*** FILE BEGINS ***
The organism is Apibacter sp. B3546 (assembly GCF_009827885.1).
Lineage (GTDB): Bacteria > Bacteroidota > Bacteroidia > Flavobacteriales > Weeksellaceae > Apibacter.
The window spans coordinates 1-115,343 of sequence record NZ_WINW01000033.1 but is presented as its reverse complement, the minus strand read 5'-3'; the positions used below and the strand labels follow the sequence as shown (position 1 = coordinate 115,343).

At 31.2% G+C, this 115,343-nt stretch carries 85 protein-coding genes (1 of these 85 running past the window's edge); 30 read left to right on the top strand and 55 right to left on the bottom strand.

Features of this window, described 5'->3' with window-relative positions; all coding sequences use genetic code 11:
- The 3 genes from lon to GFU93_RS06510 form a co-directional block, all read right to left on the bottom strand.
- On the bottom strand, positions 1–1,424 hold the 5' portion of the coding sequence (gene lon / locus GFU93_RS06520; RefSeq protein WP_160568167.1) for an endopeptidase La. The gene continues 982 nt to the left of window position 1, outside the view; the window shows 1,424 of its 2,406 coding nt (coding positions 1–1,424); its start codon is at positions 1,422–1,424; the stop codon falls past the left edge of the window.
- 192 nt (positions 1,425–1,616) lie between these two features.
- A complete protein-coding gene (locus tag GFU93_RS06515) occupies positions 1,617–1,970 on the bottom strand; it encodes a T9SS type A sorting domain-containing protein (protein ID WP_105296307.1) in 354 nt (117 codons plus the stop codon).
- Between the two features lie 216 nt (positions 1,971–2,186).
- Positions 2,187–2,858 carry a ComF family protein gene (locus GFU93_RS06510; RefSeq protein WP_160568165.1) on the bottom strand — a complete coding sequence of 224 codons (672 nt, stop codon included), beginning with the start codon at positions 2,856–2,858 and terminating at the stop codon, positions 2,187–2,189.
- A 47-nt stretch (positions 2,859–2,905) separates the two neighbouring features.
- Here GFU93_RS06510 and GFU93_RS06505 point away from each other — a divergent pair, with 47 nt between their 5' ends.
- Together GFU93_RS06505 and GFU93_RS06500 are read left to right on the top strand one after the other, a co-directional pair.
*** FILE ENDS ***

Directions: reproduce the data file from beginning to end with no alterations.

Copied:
The organism is Apibacter sp. B3546 (assembly GCF_009827885.1).
Lineage (GTDB): Bacteria > Bacteroidota > Bacteroidia > Flavobacteriales > Weeksellaceae > Apibacter.
The window spans coordinates 1-115,343 of sequence record NZ_WINW01000033.1 but is presented as its reverse complement, the minus strand read 5'-3'; the positions used below and the strand labels follow the sequence as shown (position 1 = coordinate 115,343).

At 31.2% G+C, this 115,343-nt stretch carries 85 protein-coding genes (1 of these 85 running past the window's edge); 30 read left to right on the top strand and 55 right to left on the bottom strand.

Features of this window, described 5'->3' with window-relative positions; all coding sequences use genetic code 11:
- The 3 genes from lon to GFU93_RS06510 form a co-directional block, all read right to left on the bottom strand.
- On the bottom strand, positions 1–1,424 hold the 5' portion of the coding sequence (gene lon / locus GFU93_RS06520; RefSeq protein WP_160568167.1) for an endopeptidase La. The gene continues 982 nt to the left of window position 1, outside the view; the window shows 1,424 of its 2,406 coding nt (coding positions 1–1,424); its start codon is at positions 1,422–1,424; the stop codon falls past the left edge of the window.
- 192 nt (positions 1,425–1,616) lie between these two features.
- A complete protein-coding gene (locus tag GFU93_RS06515) occupies positions 1,617–1,970 on the bottom strand; it encodes a T9SS type A sorting domain-containing protein (protein ID WP_105296307.1) in 354 nt (117 codons plus the stop codon).
- Between the two features lie 216 nt (positions 1,971–2,186).
- Positions 2,187–2,858 carry a ComF family protein gene (locus GFU93_RS06510; RefSeq protein WP_160568165.1) on the bottom strand — a complete coding sequence of 224 codons (672 nt, stop codon included), beginning with the start codon at positions 2,856–2,858 and terminating at the stop codon, positions 2,187–2,189.
- A 47-nt stretch (positions 2,859–2,905) separates the two neighbouring features.
- Here GFU93_RS06510 and GFU93_RS06505 point away from each other — a divergent pair, with 47 nt between their 5' ends.
- Together GFU93_RS06505 and GFU93_RS06500 are read left to right on the top strand one after the other, a co-directional pair.